Senior Research Fellow, Energy, Environment and Resources
Research Associate, Energy, Environment and Resources

This paper challenges the assumption that extractives will be the primary driver of economic development in extractives-rich low-income countries.

A fisherman walks by the Marshall Islands-flagged tanker Miracle after it ran aground at the mouth of Dar es Salaam's harbour on 13 February 2016. Photo: DANIEL HAYDUK/AFP/Getty Images.A fisherman walks by the Marshall Islands-flagged tanker Miracle after it ran aground at the mouth of Dar es Salaam's harbour on 13 February 2016. Photo: Getty Images.


  • Throughout the commodities boom of the last decade, multilateral banks, donor agencies and investors joined hands in promoting or supporting ‘extractives-led growth’. Their approach assumes that low-income countries with fossil fuel, mineral or metal reserves will be able to deploy them for economic development. The resulting assistance and policy advice has generally had little or no connection to parties’ broader commitment to low-carbon development.
  • Two global factors now seriously challenge the extractives-led growth model. The first is the recent fall in oil prices and the longer-running downward trend in mined commodities prices. With most exporters now facing a period of rising deficits and debt, newer producers such as Ghana and Mozambique must revise their expectations for growth. The second is climate change and the longer-term risks to export markets from action to reduce greenhouse gas emissions.
  • The concept of fossil fuels as ‘unburnable carbon’ or ‘stranded assets’ has little traction in low- to middle-income countries, especially when set against urgent poverty alleviation and infrastructure needs. Yet emissions regulation, fuel subsidy reforms and new technologies, particularly across Western and Asian markets, will affect the prospects for new and prospective exporters.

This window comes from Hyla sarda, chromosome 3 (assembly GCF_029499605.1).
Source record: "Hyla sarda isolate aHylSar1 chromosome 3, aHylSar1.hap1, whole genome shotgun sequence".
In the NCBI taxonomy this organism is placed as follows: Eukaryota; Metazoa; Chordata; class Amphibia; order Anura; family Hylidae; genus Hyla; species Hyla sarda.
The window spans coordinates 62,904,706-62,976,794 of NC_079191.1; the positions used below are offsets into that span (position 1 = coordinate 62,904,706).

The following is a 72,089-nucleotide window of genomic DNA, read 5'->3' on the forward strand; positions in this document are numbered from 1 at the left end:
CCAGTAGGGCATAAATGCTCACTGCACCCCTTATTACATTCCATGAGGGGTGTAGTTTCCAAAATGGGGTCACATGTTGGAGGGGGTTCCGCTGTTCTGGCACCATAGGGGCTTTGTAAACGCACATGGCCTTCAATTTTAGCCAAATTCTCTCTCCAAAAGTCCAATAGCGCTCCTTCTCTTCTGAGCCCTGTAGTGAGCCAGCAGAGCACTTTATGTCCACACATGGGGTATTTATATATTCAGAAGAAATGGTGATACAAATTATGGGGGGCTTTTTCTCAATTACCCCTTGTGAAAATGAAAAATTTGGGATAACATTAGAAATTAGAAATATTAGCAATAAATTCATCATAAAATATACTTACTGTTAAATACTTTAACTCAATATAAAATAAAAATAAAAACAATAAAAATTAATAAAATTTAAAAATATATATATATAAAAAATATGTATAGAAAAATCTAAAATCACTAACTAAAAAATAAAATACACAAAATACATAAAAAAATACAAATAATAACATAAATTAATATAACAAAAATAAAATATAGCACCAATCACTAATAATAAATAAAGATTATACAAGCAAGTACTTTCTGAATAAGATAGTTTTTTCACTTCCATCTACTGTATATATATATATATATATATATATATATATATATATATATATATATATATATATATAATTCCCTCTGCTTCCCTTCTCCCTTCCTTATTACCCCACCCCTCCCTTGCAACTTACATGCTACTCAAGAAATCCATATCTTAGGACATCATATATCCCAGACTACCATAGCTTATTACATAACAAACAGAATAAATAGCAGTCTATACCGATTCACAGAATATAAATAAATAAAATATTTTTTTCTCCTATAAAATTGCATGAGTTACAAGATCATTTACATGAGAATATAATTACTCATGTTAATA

• Most countries banking on extractives-led growth have also committed to national visions for green growth and sustainable development. Their 2015 ‘intended nationally determined contributions’ (INDCs) demonstrate ambition to create a range of social goods through climate resilience and emissions management measures. Without careful handling, the political and investment emphasis on extractive-sector development could derail implementation.
  • In contrast to prevailing pressures to develop reserves quickly, donors and advisers should help put back on the table the full range of options available to a country. This includes choices to ‘go slow’, in tandem with boosting local capacity to benefit from investments, business and job opportunities; to integrate extractives development into sustainable economic diversification plans from the outset; and the choice not to extract or expand the sector.
  • To make responsible policy choices, new and prospective producers need better information. This applies not only to their own resources and the full costs of producing them (including social and environmental impacts), but also to deciding whether and how to use resources at home, and to understanding the future risks to export markets for their products given evolving energy and carbon policies globally.
  • Practical conversations regarding low-carbon development aims for extractives-rich low-income countries might best be framed in terms of national goals for sustainable economic diversification. They should place strong emphasis on energy policy and pricing, industrial planning, investment in efficient, resilient infrastructure and the development of skills such as the management of carbon within national oil companies.